This series includes assorted biographical information, a Stump Family Genealogy, common place books, recipe books, and correspondence. The correspondence is largely made up of letters from George Mitchell to his sister Mary Stump during the Mexican American War. There is also a letter to Katherine Stump while she was a student at Belair Seminary.
Series II: Mitchell Family Papers(1806-1864) (Box 1)
This series includes a document about Alexander Mitchell’s adventures during the Civil War, A school book and correspondence. The large majority of correspondence is between George Mitchell and his family and friends.
Series III: Magraw Family Papers (1810-1881) (Box 2)
This series contains correspondence. The majority of the correspondence is between James Magraw and his wife Rebecca and later between the Magraw children. There is also court documents about the estate of Emily Magraw. Within this series (oversized folder) is also the first edition of the Baltimore Sun which contains an ad for the west Notingham Academy.
Series IV: Maxwell Family Papers (1824-1929) (Box 2)
This series consists of one folder, with checks, invitations and one letter.
Series V: Miscellaneous Correspondence (1835-1864) (Box 2)
This series contains correspondence, recipe books, and poetry, and botanical sketches. The majority of the correspondence the writer or the recipient can not be identified. This includes dated and undated materials.
1.0 Stump Family Correspondence 1847-1863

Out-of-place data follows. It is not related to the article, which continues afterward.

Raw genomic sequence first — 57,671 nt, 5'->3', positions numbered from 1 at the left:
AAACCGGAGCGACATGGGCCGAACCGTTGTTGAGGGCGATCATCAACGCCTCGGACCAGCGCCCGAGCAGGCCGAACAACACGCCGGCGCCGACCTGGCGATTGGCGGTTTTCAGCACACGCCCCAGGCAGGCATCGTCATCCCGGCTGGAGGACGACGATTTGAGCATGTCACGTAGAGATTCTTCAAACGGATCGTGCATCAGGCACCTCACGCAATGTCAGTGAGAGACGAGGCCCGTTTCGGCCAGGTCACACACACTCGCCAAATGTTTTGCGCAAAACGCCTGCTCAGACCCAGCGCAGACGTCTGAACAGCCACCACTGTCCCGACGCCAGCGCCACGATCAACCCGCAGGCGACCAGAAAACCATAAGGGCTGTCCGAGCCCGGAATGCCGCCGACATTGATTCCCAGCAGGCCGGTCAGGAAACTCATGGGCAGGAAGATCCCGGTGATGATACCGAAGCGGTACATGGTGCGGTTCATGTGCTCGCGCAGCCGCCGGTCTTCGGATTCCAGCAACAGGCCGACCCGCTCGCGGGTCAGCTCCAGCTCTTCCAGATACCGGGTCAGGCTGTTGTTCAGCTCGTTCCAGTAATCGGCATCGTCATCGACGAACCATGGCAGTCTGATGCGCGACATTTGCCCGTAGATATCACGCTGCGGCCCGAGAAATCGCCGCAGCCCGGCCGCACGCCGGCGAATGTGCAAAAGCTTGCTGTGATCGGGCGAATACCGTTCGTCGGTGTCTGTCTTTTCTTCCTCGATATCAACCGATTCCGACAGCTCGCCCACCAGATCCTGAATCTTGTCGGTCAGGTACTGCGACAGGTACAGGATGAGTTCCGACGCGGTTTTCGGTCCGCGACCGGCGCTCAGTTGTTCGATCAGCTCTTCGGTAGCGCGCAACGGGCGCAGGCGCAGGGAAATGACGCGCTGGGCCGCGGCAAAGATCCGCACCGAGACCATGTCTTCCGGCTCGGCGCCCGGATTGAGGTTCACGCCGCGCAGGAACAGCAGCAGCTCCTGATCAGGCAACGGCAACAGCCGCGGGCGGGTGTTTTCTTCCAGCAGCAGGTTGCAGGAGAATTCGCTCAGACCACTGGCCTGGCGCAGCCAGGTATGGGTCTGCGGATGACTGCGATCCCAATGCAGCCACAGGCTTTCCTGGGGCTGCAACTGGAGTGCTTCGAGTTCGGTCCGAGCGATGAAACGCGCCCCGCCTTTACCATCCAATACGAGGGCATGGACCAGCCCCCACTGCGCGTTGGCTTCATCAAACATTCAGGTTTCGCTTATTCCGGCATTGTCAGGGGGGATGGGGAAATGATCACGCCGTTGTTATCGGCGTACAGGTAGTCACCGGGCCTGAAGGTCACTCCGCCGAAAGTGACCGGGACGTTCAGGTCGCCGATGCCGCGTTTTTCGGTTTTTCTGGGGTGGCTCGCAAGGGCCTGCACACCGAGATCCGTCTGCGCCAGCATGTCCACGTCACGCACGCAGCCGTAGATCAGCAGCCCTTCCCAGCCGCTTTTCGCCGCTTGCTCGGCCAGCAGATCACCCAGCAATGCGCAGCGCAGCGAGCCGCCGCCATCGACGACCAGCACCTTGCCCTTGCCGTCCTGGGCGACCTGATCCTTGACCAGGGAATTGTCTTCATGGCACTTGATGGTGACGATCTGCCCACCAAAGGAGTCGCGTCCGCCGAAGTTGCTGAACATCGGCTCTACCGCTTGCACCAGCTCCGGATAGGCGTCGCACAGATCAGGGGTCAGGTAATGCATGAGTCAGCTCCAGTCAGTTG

1.1 Letter addressed to Miss Kate W. Stump, Belair Seminary, report card for K. Stump dated December 23, 1863
1.2 Letter to Mrs. Mary Stump (Perryville, MD) from [Thomas Mitchell], her brother, Camp Near Tampico, Mexico. February 2, 1847. He speaks about his experiences in the Army
1.3 From [L.G.Mitchell], Fort Watson, Tampico Mexico to his sister Mrs. Mary A. Stump (Perryville- Cecil County), March 22. He says that he will be out of the service May 24th and will return home in June. He talks about the war in the letter
2.0 Biography Stump Mitchell
2.1 Newspaper clipping with picture of Perry Point’s ancient mill. “Built in 1750 by members of the Stump family at Perry Point, it is in still in good working condition” (Sun Staff picture), No Date
2.2 Paper Booklet, volume #6 , The Upper Shoreman, Cecil County on the Eastern Shore, October 1975, “The Mitchell House”, by Mrs. Cecil Ewing (article)
3.0 Stump Family Genealogy
3.1 Stump Family Burying Ground, typescript letter to Catherine S. Magraw asking for a donation to provide for the perpetual maintenance of the Stump family burying ground near Strafford, includes history of the burial ground. Not dated.
3.2 “Substantial Copy of Genealogical record of the Stump Family of Maryland”, compiled by Albert P. Silver and Henry Archer, 1891, Stump of Maryland, 56 pages of Stump family Maryland genealogy. Photocopy
4.0 Stump Recipe Book
4.1 Bound Book, Kat. Stump recipe book. No date
5.0 Stump Common Place Book 1860
5.1 Bound Book. “Mrs. John Stump” In the back of the book are recipes. If the book is turned around, the front is part of ledger of money received from August 6,1860